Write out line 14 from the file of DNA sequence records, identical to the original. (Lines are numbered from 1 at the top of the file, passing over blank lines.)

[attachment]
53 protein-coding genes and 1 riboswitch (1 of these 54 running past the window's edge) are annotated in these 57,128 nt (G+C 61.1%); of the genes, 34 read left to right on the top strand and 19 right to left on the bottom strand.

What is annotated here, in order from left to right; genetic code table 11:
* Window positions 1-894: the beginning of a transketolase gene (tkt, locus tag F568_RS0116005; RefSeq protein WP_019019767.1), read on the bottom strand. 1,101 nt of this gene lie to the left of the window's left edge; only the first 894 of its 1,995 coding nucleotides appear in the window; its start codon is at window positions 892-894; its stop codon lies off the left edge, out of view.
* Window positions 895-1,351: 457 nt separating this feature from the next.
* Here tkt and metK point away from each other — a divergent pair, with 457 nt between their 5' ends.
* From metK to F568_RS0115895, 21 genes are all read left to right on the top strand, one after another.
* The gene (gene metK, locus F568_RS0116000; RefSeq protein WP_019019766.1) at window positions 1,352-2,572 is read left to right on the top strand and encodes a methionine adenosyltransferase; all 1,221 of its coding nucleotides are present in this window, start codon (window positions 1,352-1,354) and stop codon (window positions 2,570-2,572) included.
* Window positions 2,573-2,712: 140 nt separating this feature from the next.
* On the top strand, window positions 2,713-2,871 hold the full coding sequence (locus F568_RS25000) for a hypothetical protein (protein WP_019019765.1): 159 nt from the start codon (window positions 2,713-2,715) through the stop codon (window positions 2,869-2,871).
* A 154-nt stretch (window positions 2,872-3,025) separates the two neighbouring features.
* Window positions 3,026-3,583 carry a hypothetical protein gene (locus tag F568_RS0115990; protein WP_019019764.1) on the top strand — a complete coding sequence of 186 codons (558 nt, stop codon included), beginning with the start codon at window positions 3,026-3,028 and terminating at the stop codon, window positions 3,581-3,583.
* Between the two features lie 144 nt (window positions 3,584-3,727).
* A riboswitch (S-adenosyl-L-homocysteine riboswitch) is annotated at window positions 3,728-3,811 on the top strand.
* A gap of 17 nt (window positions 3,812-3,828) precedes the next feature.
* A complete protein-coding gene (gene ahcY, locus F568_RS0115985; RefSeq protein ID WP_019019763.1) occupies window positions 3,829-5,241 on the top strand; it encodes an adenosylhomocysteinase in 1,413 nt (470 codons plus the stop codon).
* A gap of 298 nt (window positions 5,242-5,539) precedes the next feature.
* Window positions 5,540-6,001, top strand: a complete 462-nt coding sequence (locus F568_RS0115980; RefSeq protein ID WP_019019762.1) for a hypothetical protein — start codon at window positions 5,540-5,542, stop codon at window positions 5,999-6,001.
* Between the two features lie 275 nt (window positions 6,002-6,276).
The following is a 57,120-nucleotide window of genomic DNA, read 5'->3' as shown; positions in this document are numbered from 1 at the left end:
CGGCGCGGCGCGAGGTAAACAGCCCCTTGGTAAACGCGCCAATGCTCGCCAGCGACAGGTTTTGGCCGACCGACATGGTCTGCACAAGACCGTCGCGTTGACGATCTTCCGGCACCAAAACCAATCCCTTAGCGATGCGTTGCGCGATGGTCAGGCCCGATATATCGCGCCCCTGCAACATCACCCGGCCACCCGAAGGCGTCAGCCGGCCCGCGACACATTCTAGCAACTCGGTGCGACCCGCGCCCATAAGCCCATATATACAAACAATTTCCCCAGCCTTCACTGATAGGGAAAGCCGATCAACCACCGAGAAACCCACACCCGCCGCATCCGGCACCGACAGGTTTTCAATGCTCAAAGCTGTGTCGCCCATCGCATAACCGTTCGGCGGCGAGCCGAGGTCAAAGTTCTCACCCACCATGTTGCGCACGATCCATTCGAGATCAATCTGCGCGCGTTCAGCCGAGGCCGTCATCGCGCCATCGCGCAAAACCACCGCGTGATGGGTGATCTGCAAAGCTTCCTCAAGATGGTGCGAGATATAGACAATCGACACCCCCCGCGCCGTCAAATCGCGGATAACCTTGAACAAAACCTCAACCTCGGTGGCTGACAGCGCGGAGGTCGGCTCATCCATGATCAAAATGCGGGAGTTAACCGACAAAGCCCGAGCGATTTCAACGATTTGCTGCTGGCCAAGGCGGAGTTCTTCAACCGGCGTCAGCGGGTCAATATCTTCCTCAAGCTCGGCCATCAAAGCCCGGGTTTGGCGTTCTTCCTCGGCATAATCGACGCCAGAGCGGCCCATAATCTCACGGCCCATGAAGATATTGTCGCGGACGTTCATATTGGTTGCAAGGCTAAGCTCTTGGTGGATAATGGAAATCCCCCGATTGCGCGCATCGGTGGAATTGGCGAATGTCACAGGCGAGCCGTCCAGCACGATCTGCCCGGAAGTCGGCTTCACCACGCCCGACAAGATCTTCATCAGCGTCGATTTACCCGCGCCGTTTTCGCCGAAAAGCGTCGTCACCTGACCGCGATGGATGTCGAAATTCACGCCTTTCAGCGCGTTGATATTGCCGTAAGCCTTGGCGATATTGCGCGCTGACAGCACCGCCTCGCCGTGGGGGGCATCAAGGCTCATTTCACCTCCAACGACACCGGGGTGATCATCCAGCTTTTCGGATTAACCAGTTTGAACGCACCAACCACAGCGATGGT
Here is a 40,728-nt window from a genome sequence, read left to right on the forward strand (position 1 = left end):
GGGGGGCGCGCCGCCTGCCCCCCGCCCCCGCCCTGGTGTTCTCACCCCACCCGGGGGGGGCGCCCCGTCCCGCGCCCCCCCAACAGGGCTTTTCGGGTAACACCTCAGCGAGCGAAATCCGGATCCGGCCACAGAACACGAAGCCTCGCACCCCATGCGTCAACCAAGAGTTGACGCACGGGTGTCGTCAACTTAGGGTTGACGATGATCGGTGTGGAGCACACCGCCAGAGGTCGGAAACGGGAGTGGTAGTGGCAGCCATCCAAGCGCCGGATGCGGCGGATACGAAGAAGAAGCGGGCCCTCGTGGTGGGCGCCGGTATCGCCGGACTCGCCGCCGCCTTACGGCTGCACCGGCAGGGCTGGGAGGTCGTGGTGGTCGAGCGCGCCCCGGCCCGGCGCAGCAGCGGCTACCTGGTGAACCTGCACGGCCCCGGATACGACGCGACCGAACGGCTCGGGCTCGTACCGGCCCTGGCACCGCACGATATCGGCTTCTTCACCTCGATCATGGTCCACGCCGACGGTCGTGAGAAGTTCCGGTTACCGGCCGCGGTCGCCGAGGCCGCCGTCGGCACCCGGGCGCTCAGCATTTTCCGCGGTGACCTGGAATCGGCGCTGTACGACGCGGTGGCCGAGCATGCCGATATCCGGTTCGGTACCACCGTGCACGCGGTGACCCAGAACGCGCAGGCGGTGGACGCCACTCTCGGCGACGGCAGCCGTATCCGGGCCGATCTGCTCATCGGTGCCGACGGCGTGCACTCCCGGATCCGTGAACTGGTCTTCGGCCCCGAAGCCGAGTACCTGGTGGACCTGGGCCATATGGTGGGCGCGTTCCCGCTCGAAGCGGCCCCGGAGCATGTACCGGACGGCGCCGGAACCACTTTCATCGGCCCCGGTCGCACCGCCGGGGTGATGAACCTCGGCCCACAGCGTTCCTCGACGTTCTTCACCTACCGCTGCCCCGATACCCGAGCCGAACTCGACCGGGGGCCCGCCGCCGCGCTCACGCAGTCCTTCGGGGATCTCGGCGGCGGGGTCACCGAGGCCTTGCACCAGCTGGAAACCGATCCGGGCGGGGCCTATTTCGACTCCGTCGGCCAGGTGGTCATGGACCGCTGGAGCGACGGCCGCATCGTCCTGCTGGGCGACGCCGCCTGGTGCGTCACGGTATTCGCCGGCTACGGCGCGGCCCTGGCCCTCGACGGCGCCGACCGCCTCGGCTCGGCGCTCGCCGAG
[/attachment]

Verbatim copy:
* A gap of 17 nt (window positions 3,812-3,828) precedes the next feature.